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Sully is walking out of science class with Gil when Cal comes up to them and tells Gil that the coach wants to see him right away. Gil and Cal are star football players on the Louisiana State University team. Together they are known as Salt and Pepper as Gil is white, a Cajun, and Cal is black. As fullback and halfback, the success of the two depends upon their interaction. Gil dreams of becoming all-American this year, but much will depend on what happens in their important football game the following day against Ole Miss. Sully is a white freckled Irish third-string quarterback who is called T.V. because he is a self-described television nut.
Cal and Sully wait outside as Gil speaks to the coach. When Gil comes out, he looks very upset. Gil tells them that his brother, Beau, has been murdered. Gil treats Cal coldly when Cal tries to comfort him, which astonishes Cal and Sully because Gil and Cal generally are best friends. Sully offers to drive Gil home and the two leave Cal standing in the hall.
Sully learns in the car that the black people at the Marshall plantation may have killed Beau, which is why Gil treated Cal in such a cold manner. Sully knows about the reputation of Gil's father, Fix, and wonders if Gil will now act in a brutal racist way. Gil directs Sully down a road and Sully realizes that they have reached the Marshall Plantation. The deputy who is blocking the road recognizes Gil and lets him in, wishing him good luck in tomorrow's football game. Sully stops his car next to that of Lou Dimes's, whom Sully recognizes as a former LSU basketball star and current journalist in Baton Rouge.
Getting out of the car, Sully and Gil halt in surprise when they see the group of old men with shotguns in the yard. Sully thinks that the scene resembles something from "the Twilight Zone." Sheriff Mapes sees Gil and tells him that his brother has already been taken to Bayonne. Mapes is friendly to Gil, but tells him that his other deputy, Russell, is keeping Gil's father Fix back on the bayou. Gil questions Mapes as to why no justice has yet been served, but Mapes explains that he knows who did it and he will bring the person in before the day's end. Gil is upset. He sees Mathu and addresses him: Mathu confesses to the murder. Gil looks confused. Candy then tells Gil her story of how she shot Beau. Gil looks stunned and tells Candy that she is lying. He tells Candy that she never liked his family and always acted like she was made of better blood than them, but that she is not. Gil tells Candy that she is pathetic and sad. As he breaks down emotionally, Sully drives him away.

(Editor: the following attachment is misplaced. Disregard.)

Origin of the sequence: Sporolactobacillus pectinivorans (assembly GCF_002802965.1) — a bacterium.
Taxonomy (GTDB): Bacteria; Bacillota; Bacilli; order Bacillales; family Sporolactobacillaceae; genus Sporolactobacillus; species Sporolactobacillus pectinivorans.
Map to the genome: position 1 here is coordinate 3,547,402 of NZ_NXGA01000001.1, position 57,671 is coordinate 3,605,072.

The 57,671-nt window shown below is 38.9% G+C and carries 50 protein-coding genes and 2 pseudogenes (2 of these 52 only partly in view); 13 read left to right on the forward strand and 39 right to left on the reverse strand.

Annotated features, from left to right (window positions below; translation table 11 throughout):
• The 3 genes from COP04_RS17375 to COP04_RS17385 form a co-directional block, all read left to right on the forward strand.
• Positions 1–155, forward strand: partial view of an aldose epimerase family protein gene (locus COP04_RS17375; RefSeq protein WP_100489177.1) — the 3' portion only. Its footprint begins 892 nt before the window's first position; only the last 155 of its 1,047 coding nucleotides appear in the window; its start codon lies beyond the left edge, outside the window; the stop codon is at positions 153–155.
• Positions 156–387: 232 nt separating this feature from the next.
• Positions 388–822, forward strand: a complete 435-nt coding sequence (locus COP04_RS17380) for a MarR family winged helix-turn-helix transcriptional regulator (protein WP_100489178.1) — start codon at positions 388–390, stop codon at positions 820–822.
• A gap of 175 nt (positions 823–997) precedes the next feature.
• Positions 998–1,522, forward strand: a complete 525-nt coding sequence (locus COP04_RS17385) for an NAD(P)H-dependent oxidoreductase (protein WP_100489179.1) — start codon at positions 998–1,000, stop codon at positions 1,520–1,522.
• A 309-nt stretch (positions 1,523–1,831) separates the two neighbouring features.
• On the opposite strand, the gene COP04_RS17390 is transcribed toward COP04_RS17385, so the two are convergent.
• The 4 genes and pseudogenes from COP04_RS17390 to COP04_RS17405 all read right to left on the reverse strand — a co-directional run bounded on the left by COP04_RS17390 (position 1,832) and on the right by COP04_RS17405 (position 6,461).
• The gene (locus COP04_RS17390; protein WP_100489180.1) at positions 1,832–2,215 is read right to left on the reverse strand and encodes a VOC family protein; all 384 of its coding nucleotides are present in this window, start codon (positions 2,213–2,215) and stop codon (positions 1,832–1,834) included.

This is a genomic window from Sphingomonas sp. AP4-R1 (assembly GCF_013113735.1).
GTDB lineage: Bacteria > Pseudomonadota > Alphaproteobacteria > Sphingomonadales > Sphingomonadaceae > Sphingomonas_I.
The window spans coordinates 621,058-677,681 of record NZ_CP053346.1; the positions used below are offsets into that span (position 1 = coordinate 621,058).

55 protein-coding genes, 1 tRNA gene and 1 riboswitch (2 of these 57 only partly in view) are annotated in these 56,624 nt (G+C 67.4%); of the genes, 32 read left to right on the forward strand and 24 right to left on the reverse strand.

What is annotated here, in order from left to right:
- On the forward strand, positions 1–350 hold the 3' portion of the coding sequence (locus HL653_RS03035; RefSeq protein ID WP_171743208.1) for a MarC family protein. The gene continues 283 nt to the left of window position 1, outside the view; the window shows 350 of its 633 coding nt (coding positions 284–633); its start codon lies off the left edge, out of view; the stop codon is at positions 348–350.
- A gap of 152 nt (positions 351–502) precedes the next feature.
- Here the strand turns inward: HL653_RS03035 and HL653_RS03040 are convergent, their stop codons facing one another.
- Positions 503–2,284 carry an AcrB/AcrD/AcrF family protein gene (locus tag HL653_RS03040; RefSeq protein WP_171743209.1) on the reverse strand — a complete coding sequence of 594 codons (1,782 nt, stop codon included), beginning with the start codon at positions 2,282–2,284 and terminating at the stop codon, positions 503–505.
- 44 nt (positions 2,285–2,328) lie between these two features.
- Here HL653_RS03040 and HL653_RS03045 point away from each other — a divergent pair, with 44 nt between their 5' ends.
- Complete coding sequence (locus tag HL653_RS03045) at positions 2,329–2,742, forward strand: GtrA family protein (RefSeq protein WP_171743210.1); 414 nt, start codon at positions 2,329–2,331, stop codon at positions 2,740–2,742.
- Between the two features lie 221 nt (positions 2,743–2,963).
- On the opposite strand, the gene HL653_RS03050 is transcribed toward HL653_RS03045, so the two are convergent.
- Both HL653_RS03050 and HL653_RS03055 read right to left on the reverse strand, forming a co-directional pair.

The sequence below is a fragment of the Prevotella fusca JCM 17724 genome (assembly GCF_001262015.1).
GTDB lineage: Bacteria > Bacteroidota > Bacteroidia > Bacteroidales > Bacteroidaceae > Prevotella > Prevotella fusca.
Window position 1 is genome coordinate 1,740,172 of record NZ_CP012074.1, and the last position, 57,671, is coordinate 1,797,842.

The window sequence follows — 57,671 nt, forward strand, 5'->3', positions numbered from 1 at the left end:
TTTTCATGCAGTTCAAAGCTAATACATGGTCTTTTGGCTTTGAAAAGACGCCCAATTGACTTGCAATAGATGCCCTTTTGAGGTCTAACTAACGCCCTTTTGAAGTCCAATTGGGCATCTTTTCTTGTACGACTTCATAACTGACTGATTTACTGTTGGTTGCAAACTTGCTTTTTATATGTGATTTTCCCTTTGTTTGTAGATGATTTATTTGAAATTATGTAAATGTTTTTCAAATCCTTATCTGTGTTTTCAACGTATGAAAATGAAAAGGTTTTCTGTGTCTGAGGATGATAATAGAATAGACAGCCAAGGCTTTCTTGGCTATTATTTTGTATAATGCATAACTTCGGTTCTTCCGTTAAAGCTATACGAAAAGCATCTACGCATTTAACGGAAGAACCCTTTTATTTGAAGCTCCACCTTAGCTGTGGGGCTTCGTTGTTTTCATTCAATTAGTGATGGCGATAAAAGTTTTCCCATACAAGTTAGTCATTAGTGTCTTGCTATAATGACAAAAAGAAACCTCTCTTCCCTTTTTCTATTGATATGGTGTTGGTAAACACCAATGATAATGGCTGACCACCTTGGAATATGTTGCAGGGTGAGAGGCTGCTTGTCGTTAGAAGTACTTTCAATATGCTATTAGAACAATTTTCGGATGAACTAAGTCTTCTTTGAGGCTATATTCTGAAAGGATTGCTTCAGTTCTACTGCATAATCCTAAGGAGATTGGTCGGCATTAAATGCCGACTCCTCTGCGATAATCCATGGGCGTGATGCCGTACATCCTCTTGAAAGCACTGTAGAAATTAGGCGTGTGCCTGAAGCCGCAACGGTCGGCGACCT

Lou Dimes narrates this chapter. Everyone in the yard is still sitting around waiting for Fix to come, and it is now late afternoon. The crowd sees dust on the road indicating that a car is arriving and Lou suddenly feels nervous. The car, however, is Miss Merle's. She has brought sandwiches for everyone. The crowd is hungry and eats eagerly
Miss Merle starts criticizing Lou for his inability to control Candy. She asks him what type of husband he will be if he acts like he does. She next starts commenting to Candy about this charade that she has put on. Lou thinks about how Miss Merle and Mathu essentially raised Candy after her mother and father died. Although Miss Bea and Jack Marshall, the Major, were her aunt and uncle, Miss Merle and Mathu realized that those two were not up for the task. For this reason, Mathu took to educating her about the plantation and the people who lived on it. Miss Merle tried to teach her how to be a lady. Miss Merle essentially is Candy's surrogate mother that explains why she is acting so concerned. Miss Merle again expresses her fears about Fix coming to revenge Beau's death. Miss Merle leaves quickly. Mapes walks her to the car and talks with her. The sun is going down.